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Hence, the action of using with baskets  contributes to larger tendency of buying  unhealthy treats compared to shopping with carts. Bergh and others’ report (2011) pointed out that flexing your arms, which is the action to pick up a basket, strengthen the possibility of impulsive consumption. Such actions are linked with acquiring desired objects while the arm extension, which is the action to push the cart, symbols rejection to undesired goods on an unconscious level. So to certain degree, basket shoppers are facing with more unhealthy problems.

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After understanding the interesting phenomenon, I think the act of flexing our arm benefits markets. For instance, restaurants will earn more if consumers have to pull the door to enter. Such small tricks seem to positively create more profit! So why not try it!?

References:

Bergh, B.V.D., Schmitt, J. & Warlop, L. 2011, Embodied Myopia, Journal of Marketing Research Article Postprint, http://www.marketingpower.com/AboutAMA/Documents/JMR_Forthcoming/emobodied_myopia.pdf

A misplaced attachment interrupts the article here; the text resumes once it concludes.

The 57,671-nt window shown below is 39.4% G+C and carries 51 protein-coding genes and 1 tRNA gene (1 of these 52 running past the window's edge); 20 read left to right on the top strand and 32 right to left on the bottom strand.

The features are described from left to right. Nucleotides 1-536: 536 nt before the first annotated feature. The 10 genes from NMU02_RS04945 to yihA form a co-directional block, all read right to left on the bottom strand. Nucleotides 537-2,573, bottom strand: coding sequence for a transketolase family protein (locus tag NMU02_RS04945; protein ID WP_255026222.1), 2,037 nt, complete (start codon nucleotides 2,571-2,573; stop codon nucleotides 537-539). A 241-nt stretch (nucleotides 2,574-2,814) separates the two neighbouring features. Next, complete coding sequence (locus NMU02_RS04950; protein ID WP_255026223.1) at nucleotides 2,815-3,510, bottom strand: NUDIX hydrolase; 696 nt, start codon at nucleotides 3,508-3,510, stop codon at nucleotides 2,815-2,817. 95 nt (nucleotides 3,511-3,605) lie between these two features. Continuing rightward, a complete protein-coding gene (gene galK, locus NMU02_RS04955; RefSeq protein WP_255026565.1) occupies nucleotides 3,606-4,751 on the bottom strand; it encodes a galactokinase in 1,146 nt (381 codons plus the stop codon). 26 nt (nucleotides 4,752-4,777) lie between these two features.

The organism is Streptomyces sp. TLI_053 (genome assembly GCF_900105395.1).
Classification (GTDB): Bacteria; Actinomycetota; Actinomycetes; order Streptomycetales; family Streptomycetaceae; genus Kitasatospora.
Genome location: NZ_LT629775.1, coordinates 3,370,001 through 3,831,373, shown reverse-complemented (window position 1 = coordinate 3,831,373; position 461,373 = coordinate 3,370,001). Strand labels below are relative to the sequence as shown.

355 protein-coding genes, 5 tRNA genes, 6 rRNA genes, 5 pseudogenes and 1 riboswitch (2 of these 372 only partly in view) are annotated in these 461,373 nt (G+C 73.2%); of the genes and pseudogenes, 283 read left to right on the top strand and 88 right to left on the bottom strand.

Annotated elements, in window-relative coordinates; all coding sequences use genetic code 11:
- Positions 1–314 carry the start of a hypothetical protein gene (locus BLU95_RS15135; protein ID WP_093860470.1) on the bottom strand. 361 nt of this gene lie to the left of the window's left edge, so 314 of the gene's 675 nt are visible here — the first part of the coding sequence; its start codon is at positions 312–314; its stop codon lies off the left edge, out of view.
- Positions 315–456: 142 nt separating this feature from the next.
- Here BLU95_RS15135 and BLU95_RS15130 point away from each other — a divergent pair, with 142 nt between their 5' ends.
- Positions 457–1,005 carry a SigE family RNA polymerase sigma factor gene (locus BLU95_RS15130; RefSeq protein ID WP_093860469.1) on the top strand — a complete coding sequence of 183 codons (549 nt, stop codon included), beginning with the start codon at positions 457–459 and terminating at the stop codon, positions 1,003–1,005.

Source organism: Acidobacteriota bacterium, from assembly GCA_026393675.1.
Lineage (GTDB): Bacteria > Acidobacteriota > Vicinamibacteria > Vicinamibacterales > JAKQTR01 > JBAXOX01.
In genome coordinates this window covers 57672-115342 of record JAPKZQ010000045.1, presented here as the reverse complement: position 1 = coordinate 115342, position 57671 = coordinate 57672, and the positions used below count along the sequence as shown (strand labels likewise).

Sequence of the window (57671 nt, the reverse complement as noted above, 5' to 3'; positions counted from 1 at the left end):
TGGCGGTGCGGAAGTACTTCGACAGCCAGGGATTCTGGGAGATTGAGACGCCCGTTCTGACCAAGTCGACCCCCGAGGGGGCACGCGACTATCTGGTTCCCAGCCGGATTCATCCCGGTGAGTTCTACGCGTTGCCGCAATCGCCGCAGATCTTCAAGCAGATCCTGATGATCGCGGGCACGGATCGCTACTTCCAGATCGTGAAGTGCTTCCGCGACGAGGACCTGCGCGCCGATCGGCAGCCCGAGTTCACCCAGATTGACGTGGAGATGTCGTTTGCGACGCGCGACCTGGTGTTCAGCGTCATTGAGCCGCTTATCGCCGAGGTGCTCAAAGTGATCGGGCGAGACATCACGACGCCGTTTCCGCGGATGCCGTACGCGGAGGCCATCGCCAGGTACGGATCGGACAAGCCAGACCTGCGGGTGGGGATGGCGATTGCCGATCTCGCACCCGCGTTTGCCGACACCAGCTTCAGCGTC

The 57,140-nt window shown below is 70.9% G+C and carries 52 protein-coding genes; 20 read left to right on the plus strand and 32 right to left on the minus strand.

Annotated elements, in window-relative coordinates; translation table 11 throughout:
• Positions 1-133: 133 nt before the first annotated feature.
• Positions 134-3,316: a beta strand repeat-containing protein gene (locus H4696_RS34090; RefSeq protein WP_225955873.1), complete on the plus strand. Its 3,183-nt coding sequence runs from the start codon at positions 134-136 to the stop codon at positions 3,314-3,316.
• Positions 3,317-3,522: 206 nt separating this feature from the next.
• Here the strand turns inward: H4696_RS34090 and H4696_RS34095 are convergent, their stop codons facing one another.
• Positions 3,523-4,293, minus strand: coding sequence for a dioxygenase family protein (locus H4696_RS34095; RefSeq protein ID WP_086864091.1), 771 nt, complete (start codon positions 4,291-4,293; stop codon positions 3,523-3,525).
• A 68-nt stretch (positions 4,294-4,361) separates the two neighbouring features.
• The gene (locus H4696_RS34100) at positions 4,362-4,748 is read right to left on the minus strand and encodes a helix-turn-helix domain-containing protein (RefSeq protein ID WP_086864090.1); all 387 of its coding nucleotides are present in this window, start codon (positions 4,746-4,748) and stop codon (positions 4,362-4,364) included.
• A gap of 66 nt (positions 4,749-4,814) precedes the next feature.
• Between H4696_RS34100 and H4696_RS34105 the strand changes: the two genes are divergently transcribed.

What affects your choice of sauces ?

Since it is my first year in England I have many things to be adapted to. I find that having meal in a restaurant seems different from what in my home country because no matter what I orders the waiter will always firstly bring me a large number of different kind of sauces or ketchups, even a basket of them. Inspired by it, I will discuss certain links between consumers’ psychology and condiments in this blog.

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Sensory properties is widely used to test consumers liking for condiments, including color hue, acceptability, flavor, mouth feel, tanginess and etc.

To begin with, I will say something about the relationship between consumers’ preference and the visual appearance. Color of the sauces do affect consumers’ perception about the product so as to influence their purchasing decision. In the case of sorrel sauces, Badrie and D’Heureux-Calix (2004) implied that color was the most important factor in senses through their research. They also admitted that the natural bright color contributes to consumers’ preference in food industry. Interestingly, Rapp et al. (2007) concluded an result from their research that the tomato sauce with less butter gave a more colorful impression together with the fried fishes, which appeals more consumers. I think you may like this paring too! So color is really an important element for sauces.